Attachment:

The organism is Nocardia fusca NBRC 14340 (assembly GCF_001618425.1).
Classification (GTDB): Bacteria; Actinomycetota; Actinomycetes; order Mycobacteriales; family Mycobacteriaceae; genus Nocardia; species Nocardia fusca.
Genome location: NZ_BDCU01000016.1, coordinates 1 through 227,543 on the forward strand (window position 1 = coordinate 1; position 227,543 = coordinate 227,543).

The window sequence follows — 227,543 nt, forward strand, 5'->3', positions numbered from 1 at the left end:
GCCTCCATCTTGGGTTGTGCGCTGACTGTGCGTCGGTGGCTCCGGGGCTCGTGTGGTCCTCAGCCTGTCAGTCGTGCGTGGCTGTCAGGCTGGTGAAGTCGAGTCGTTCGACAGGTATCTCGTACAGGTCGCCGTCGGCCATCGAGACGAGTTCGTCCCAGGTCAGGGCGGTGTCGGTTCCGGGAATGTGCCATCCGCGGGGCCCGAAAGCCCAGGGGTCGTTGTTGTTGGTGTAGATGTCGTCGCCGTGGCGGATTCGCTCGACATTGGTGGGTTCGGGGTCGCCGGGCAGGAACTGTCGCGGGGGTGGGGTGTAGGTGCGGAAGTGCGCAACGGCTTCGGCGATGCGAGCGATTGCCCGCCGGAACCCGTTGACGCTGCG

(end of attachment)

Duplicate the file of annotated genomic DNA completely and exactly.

The organism is Nocardia fusca NBRC 14340 (assembly GCF_001618425.1).
Classification (GTDB): Bacteria; Actinomycetota; Actinomycetes; order Mycobacteriales; family Mycobacteriaceae; genus Nocardia; species Nocardia fusca.
Genome location: NZ_BDCU01000016.1, coordinates 1 through 227,543 on the forward strand (window position 1 = coordinate 1; position 227,543 = coordinate 227,543).

The window sequence follows — 227,543 nt, forward strand, 5'->3', positions numbered from 1 at the left end:
GCCTCCATCTTGGGTTGTGCGCTGACTGTGCGTCGGTGGCTCCGGGGCTCGTGTGGTCCTCAGCCTGTCAGTCGTGCGTGGCTGTCAGGCTGGTGAAGTCGAGTCGTTCGACAGGTATCTCGTACAGGTCGCCGTCGGCCATCGAGACGAGTTCGTCCCAGGTCAGGGCGGTGTCGGTTCCGGGAATGTGCCATCCGCGGGGCCCGAAAGCCCAGGGGTCGTTGTTGTTGGTGTAGATGTCGTCGCCGTGGCGGATTCGCTCGACATTGGTGGGTTCGGGGTCGCCGGGCAGGAACTGTCGCGGGGGTGGGGTGTAGGTGCGGAAGTGCGCAACGGCTTCGGCGATGCGAGCGATTGCCCGCCGGAACCCGTTGACGCTGCG